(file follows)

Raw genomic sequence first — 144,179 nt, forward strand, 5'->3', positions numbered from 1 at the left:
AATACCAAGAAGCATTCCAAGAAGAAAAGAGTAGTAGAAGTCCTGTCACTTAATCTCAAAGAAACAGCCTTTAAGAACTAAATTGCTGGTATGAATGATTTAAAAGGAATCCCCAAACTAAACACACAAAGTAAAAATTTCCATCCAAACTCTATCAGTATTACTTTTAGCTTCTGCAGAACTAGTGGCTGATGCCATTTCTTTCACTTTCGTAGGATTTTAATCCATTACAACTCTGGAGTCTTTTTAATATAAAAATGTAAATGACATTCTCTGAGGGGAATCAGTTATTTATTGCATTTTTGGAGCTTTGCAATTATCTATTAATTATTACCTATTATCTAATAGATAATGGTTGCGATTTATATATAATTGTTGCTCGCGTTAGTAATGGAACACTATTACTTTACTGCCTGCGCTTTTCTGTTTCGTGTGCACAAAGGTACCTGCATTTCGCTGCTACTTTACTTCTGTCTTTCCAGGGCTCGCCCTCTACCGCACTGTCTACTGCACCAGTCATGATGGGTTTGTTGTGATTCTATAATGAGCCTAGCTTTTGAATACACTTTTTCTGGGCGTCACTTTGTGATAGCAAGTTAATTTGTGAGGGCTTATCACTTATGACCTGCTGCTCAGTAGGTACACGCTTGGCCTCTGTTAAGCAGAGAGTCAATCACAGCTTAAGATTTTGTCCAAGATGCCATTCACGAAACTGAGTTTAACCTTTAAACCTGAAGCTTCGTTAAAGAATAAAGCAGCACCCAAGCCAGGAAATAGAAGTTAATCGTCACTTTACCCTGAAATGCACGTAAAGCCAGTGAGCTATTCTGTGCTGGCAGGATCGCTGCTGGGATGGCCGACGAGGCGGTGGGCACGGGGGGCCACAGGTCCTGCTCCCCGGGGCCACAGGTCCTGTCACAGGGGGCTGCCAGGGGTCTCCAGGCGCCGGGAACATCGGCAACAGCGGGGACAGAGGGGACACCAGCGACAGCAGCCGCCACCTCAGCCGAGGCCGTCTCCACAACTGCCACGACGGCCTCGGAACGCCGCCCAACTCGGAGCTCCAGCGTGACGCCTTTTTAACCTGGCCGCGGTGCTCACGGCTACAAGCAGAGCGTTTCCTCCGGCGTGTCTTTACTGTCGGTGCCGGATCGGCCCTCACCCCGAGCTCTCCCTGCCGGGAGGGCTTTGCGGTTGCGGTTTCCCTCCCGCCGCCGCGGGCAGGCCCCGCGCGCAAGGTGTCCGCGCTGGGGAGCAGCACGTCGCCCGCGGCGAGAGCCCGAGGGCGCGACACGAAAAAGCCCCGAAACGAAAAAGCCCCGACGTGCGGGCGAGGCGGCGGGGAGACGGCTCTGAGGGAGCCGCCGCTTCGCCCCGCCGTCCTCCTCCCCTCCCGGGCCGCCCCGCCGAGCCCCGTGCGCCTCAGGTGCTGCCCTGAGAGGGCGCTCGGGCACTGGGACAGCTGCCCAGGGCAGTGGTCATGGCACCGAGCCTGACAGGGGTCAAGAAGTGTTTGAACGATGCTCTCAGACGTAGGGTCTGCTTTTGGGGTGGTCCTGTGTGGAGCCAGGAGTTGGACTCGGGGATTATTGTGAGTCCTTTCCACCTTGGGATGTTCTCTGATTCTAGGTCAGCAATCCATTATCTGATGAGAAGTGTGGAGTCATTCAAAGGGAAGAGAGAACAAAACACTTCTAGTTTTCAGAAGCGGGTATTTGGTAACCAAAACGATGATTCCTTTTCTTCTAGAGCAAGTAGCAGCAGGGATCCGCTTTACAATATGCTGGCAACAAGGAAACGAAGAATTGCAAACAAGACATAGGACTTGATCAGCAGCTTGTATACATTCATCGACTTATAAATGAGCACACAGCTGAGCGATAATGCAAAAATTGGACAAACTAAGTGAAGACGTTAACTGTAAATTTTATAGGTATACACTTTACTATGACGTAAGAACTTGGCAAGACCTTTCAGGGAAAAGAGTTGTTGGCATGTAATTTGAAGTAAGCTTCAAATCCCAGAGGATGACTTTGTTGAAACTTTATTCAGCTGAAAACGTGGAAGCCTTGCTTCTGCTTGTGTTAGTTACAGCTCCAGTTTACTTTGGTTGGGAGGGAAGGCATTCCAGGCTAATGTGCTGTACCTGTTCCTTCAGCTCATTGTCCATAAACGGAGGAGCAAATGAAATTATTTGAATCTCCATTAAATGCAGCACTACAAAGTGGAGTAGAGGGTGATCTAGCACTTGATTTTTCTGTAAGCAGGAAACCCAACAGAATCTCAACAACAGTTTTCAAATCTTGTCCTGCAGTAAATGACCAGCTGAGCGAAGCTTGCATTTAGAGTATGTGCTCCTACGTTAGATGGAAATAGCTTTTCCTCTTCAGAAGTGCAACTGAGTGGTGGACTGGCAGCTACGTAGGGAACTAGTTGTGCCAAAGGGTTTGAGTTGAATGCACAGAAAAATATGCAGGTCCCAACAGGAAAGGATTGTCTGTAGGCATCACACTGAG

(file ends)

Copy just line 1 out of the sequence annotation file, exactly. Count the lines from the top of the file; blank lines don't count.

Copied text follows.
Raw genomic sequence first — 144,179 nt, forward strand, 5'->3', positions numbered from 1 at the left: